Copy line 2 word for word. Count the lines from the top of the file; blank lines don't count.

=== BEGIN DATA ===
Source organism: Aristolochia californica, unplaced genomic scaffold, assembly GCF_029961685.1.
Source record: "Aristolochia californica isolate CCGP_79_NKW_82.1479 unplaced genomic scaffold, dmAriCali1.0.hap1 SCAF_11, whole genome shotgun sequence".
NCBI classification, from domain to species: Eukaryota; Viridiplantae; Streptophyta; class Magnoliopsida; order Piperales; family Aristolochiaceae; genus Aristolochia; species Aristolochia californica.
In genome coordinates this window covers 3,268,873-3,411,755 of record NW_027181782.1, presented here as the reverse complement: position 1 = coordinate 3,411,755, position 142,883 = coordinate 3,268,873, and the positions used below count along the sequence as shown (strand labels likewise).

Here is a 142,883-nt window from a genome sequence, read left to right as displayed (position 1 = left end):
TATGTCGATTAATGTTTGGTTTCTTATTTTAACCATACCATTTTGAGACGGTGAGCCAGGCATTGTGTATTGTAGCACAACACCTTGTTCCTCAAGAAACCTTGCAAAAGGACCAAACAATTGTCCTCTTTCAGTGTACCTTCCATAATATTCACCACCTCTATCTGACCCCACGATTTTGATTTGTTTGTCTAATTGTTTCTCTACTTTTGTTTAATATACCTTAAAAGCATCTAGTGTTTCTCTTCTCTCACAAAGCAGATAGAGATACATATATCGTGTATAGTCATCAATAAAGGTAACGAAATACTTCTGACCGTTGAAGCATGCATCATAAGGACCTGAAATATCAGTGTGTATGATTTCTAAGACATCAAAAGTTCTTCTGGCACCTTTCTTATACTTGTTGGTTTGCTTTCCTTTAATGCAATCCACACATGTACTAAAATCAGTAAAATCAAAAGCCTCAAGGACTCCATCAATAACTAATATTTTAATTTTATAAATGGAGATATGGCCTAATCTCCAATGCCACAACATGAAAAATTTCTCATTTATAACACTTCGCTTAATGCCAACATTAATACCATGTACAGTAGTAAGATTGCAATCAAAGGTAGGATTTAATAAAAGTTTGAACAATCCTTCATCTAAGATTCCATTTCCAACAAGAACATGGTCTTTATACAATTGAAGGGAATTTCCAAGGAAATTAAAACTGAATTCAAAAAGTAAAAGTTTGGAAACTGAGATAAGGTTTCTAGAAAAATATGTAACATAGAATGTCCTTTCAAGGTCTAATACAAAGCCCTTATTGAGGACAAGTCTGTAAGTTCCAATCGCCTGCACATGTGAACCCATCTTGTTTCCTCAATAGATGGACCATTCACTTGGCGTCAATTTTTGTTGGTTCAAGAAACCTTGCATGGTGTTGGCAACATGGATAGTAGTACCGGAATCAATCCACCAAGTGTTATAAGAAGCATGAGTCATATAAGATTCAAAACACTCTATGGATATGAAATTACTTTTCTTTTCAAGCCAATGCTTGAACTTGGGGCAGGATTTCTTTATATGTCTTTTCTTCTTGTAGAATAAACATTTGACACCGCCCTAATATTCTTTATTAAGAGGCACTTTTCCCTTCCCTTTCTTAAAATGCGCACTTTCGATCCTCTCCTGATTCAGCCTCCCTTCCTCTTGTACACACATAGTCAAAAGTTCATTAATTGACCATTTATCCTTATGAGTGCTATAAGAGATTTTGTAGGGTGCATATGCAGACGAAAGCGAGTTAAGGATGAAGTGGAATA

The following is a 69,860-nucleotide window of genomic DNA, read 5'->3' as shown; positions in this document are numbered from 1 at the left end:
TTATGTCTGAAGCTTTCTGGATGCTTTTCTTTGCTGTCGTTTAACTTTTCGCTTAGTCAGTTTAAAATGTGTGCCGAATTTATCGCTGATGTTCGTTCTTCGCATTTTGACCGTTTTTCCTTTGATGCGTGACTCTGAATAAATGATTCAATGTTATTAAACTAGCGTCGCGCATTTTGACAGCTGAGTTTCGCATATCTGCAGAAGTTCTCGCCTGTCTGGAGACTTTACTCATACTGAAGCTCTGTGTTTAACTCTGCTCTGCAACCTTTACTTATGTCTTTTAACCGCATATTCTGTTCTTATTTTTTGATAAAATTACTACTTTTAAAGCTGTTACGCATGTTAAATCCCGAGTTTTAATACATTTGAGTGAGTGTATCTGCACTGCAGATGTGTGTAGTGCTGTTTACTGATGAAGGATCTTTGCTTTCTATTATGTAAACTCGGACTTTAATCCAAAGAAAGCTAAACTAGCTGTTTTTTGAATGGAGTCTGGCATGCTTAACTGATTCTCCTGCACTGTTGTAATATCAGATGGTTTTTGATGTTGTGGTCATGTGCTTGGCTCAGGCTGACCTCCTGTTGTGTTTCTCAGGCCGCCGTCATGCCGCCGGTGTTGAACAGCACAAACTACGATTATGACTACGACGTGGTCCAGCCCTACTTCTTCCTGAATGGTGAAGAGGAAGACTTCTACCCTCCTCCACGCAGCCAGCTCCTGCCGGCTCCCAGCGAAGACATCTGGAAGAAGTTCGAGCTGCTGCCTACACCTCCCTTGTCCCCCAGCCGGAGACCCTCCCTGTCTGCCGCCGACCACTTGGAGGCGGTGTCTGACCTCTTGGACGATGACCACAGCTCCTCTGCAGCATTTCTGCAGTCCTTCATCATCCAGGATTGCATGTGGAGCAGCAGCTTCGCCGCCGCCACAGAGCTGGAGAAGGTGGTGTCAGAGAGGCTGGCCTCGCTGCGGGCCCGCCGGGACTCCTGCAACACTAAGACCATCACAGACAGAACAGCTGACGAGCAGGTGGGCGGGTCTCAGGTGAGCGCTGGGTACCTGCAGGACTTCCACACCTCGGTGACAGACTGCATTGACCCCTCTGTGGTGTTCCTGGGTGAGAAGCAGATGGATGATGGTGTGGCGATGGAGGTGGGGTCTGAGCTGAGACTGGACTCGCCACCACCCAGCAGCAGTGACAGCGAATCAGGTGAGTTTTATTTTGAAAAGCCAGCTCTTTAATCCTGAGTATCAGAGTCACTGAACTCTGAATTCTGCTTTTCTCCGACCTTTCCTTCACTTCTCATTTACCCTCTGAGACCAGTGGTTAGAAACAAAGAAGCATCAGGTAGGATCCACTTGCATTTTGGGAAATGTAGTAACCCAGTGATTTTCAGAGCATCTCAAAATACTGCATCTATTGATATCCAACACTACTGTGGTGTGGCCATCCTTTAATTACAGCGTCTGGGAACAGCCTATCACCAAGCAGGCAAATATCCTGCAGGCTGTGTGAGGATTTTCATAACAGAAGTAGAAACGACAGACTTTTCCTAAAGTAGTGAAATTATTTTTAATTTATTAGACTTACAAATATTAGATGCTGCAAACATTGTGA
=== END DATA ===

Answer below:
Source record: "Aristolochia californica isolate CCGP_79_NKW_82.1479 unplaced genomic scaffold, dmAriCali1.0.hap1 SCAF_11, whole genome shotgun sequence".